After years of euphemisms, both presidents show at last their respective cards
Carlos Arturo Serrano Gómez
Published 2007-11-27 07:54 (KST)
This Sunday saw the predictable pose as surprising. After Venezuelan President Hugo Chavez was barred by his Colombian counterpart Alvaro Uribe from having further participation in negotiations with FARC guerrillas on the liberation of over 3,000 captives, ties between the two countries were more strained than ever by a succession of harsh mutual accusations.
Chavez's role as mediator had ended last week when his telephone communication with Colombian military officers was interpreted as bypassing legitimate diplomatic channels. Upon receiving notice of President Uribe's decision to proceed without his services, Chavez complained in televised appearances that he felt betrayed and outraged. Finally, in his Sunday speech, Chavez let all his bile run free. He froze all relations with Colombia, called Uribe all sorts of epithets from liar to hypocrite and suggested the need for a change of regime in the neighboring nation. A response arrived a few hours later. The Colombian leader denounced Venezuelan foreign policy as imperial expansionism, criticized Chavez for his failure to oppose left-wing terrorism and exposed his ideology as an adulteration of history.
It had become an unofficial pastime to speculate on how long Uribe and Chavez would refrain from shouting their deep dislike for each other. Now that niceties are over, it is worthwhile to examine both positions and sort out their implications.
Chavez is right. Uribe never believed in the efficacy of his mediation efforts. The appointment was conceived as a roundabout way to find out whose side he stood for without actually having to ask the question. What the Venezuelan man did not see, while Colombian ministers took turns expressing dissatisfaction with the popularity he was gaining, was that the question being asked was a purely rhetoric one. Uribe would not allow Chavez to run the show. What he wanted was to leave the impression that he had given dialogue with FARC plenty of chances so he could feel justified in continuing the militaristic approach he never abandoned in the first place. This brief exercise with Chavez was merely one of the lost causes he lets run full course down to failure from time to time when he needs to reinforce the point. When Chavez accuses Uribe of sabotaging the negotiations, he's not too far from the truth.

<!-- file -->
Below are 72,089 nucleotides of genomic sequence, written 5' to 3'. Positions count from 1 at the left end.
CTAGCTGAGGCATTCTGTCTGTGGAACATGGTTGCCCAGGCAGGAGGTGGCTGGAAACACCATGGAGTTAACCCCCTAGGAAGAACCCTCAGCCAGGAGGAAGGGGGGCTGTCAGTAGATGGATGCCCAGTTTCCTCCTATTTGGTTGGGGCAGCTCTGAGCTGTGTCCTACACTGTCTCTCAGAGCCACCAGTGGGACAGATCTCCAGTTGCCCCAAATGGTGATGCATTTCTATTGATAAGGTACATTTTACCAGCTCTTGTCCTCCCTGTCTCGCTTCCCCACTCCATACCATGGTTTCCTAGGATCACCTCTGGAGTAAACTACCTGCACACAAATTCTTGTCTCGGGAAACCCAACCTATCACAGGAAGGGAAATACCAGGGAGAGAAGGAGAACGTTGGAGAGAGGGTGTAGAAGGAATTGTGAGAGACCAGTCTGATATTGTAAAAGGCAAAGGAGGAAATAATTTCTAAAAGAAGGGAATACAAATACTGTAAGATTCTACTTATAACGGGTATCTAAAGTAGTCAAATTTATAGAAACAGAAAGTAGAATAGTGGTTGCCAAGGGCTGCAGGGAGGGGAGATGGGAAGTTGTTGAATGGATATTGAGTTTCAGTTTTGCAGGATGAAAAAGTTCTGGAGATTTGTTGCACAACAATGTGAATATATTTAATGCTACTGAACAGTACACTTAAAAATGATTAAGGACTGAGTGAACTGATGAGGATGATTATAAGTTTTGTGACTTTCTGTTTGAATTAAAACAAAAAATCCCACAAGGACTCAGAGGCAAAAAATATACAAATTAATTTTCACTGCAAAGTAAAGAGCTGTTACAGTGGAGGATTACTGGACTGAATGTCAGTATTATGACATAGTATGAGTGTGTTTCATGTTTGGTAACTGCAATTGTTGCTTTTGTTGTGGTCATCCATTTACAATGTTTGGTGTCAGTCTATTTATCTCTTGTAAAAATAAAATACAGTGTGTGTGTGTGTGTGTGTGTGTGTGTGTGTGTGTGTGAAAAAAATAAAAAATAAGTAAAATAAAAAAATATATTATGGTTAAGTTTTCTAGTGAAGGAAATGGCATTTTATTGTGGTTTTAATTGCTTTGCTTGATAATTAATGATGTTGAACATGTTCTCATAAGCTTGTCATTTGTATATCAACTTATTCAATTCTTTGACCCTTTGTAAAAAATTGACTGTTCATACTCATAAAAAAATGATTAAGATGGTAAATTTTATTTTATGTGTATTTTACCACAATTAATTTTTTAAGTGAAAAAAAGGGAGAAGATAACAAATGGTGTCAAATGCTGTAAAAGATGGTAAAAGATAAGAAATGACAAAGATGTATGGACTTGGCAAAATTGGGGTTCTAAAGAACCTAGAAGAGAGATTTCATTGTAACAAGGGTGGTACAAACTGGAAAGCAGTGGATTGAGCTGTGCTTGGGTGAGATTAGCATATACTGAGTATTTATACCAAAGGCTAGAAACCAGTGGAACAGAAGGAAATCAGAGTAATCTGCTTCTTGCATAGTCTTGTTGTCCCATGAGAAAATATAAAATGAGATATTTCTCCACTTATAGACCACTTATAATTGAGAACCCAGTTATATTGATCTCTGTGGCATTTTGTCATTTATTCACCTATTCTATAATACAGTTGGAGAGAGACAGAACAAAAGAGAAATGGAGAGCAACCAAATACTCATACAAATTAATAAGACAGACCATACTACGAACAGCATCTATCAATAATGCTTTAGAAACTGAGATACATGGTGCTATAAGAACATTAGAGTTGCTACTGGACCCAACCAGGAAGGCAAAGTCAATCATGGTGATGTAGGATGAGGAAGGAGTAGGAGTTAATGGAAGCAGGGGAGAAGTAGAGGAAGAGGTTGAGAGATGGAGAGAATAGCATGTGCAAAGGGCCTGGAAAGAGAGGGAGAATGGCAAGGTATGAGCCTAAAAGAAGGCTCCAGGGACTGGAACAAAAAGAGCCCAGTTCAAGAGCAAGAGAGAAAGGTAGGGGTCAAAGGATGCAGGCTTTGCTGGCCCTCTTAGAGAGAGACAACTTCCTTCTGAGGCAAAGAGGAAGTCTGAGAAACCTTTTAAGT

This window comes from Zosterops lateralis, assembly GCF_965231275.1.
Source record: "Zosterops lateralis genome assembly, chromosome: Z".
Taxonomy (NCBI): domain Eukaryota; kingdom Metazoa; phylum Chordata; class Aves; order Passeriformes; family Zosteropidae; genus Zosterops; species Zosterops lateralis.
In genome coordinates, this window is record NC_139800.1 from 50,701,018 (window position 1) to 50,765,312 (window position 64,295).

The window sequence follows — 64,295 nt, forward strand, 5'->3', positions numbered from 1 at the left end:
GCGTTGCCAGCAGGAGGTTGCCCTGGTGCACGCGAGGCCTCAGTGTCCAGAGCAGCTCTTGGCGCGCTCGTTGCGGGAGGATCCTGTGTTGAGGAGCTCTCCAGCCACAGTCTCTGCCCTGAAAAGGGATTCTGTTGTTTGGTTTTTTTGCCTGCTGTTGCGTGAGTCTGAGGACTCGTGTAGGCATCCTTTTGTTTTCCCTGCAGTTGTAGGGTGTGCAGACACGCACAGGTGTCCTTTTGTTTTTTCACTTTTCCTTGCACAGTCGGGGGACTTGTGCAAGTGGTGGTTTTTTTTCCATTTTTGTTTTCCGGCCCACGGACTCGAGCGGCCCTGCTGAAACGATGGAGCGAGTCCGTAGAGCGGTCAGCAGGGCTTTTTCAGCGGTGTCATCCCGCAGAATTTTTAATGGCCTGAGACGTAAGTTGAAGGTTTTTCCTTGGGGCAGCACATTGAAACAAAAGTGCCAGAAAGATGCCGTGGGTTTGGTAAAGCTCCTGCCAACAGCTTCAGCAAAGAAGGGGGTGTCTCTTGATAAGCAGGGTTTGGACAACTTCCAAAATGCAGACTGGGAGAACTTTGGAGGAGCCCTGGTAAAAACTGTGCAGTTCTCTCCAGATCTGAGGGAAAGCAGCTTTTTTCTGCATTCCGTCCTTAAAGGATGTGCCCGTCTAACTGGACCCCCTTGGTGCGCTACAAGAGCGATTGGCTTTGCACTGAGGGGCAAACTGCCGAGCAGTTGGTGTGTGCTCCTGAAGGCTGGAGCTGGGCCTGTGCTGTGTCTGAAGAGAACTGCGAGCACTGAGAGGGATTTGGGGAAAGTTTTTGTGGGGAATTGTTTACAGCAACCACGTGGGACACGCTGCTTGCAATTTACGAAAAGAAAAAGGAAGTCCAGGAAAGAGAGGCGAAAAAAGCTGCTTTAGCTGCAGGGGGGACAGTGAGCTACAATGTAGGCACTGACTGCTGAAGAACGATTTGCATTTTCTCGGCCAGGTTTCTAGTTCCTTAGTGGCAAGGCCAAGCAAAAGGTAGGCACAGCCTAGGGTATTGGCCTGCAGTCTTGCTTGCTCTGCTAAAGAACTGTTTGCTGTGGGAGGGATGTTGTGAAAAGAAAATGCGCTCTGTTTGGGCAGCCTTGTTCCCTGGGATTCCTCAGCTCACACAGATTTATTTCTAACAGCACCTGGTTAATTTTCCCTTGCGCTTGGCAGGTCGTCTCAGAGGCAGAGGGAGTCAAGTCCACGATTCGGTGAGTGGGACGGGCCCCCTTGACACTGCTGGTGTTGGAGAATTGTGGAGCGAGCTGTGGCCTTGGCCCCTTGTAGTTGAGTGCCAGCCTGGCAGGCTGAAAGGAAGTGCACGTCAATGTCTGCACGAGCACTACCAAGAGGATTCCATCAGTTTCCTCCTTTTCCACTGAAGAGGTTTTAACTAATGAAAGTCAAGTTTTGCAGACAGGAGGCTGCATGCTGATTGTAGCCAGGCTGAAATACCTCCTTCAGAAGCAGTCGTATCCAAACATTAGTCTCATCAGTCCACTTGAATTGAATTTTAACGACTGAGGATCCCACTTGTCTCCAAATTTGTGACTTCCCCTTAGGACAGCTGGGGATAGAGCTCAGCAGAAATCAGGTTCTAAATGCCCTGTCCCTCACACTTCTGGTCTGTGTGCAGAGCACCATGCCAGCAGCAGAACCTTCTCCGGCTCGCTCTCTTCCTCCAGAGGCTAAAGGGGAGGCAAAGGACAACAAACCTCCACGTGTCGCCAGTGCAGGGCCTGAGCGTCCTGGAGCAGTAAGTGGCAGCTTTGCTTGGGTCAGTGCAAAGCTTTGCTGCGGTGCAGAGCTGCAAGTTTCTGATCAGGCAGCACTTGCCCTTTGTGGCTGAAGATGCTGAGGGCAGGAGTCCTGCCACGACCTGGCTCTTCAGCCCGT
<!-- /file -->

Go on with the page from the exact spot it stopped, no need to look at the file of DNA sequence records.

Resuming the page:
Uribe, too, is right. Latin America is experiencing the domino effect Cold War analysts dreaded like the plague and spent half a century trying to prevent. Now that the U.S. is looking the other way (namely at the Middle East), socialism at its boldest has seized the chance to spread and has forged ties from Havana to Caracas to La Paz to Quito to Managua. In the process, Chavez has profited from shaping historic memory to his needs. By turning Simon Bolivar into a wholly unrealistic left-wing hero, he has fueled nationalist movements across the continent that result in the election of presidents with as much diplomatic tact, management skill and democratic sense as he has -- i.e. naught. After decades of barely resisting a Communist guerrilla force devoid of scruples, the last thing Colombia needs at this moment is to be swept by the colossal leftist tide that is encroaching upon the region. Uribe's fears that prolonged intervention of Venezuela in the peace process could open the door for a revolution were not without reason.
What the two of them got wrong, however, was thinking that this was news. From the beginning of their respective -- and repeated -- terms, they have had a hard time concealing their intentions. Uribe still believes open warfare will defeat guerrillas, without realizing that chaos and violence are the nourishment they live on. Chavez is planning his own Soviet Union around a distortion of Bolivarian ideals, even though Karl Marx strongly disapproved of the Venezuelan emancipator. Both Uribe and Chavez are fooling themselves. Now at least they have stopped pretending they can fool each other.